- A Sweeter Deal: It’s not always true, but generally, an agent will get you a better package (more money!). For one thing, an agent knows what language to look for in the contract.
Barbara Ganim, author of six books, including the new release, Drawing from the Heart: A Seven Step Program to Heal Emotional Pain and Loss (Quest Books, May, 2004), recounts her first book experience. “I didn’t have an agent, and my contract provided for 10% of net, rather than gross. Gross mistake! I made no money on that book at all.”
- The Right Match: An experienced agent knows the players. They know which publishers are likely to provide effective publicity efforts, which editors have the best track records and which publishers tend to let the majority of their new books languish while they focus on one or two for the season. Remember, right now you may be thinking, “Find me a publisher, any publisher.” However, once your book is published, you don’t want to be wishing you’d held out for Prince Charming instead of a frog.
TJ Wray, author of Surviving the Death of a Sibling and two new works that will be published in 2005 by Jossey-Bass says this about her agent, “He knew that for my second and third book, I wanted a smaller publisher who would get to know me personally—where I could develop a relationship with both the editor and publicist. With my first book, a few months after the manuscript was sold, my seasoned editor had been replaced by a young, relatively inexperienced editor. I wanted to put myself in a situation where that was unlikely. My agent knew that and he found me a real editorial partner who had been in the business for a long time and wasn’t going anywhere.”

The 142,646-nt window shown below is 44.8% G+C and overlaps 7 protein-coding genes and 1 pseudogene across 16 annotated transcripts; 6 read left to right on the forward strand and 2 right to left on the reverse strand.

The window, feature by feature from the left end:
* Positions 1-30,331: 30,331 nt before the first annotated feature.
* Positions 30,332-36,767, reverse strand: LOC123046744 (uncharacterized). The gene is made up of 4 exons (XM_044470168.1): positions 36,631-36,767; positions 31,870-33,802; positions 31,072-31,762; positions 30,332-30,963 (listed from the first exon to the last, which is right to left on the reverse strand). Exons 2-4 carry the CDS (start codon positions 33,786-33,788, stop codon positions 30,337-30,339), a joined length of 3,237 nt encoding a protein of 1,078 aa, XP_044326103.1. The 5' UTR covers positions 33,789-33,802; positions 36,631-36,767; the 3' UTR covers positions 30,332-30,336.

- A Powerful Advocate: Realistically, most publishers may not be easily persuaded by the opinions of a first time author. An agent who has referred a couple of best sellers, on the other hand, holds more sway.
A friend once recounted the story of a book cover her publisher was ready to slap on the book: the lovely pink background and white gardenia seemed unlikely to seduce the one third of her audience who were men. While she doubts her editor would have listened to her, her agent was able to fight to get the cover changed. Good thing, too. She estimates that thirty percent of the books she has sold have been to men!
Other things an agent can advocate for? Marketing dollars, publicity—things that will help your book sell. Convinced you need an agent? Check out my article Seven Hints to Publish Your Non-Fiction Book. You’re on your way.
Lisa Tener is a writing coach who teaches students five steps for creative flow and success which she terms, “Magic for Your Muse.” She is co-author of Good and Mad: Transform Anger Using Mind, Body, Soul and Humor (along with Jane Middelton-Moz and Peaco Todd) and founder of the South County Writer’s Seminar.
Lisa has appeared on ABC World News with Peter Jennings, PBS-TV Rhode Island and WCVB-Boston’s Chronicle and HealthBeat. She has been quoted in Glamour, Family Circle, the Boston Globe and more. She is currently working on a series of books for artists and writers to help them complete creative projects successfully. Visit her website at www.lisatener.com.
Copyright 2004 by Lisa Tener; This article may be reprinted without permission only if you retain it in its entirety with the author bio and this copyright notice. If you would like to reprint a portion of this article, please e-mail me for permission at [email protected]er.com